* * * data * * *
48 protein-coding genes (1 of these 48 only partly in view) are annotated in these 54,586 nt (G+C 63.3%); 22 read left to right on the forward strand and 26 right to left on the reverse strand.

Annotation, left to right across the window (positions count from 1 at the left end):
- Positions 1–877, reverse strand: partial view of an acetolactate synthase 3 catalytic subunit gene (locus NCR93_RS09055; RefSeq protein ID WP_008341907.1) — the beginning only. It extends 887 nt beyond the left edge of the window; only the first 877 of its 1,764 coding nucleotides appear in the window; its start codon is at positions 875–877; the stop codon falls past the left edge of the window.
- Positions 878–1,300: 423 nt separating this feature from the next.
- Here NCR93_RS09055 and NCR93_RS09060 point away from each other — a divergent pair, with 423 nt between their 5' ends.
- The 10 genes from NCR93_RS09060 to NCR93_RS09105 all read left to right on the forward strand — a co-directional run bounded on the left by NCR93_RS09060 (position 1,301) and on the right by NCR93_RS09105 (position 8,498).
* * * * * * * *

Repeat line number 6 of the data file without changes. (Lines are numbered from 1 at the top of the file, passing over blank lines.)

- The 10 genes from NCR93_RS09060 to NCR93_RS09105 all read left to right on the forward strand — a co-directional run bounded on the left by NCR93_RS09060 (position 1,301) and on the right by NCR93_RS09105 (position 8,498).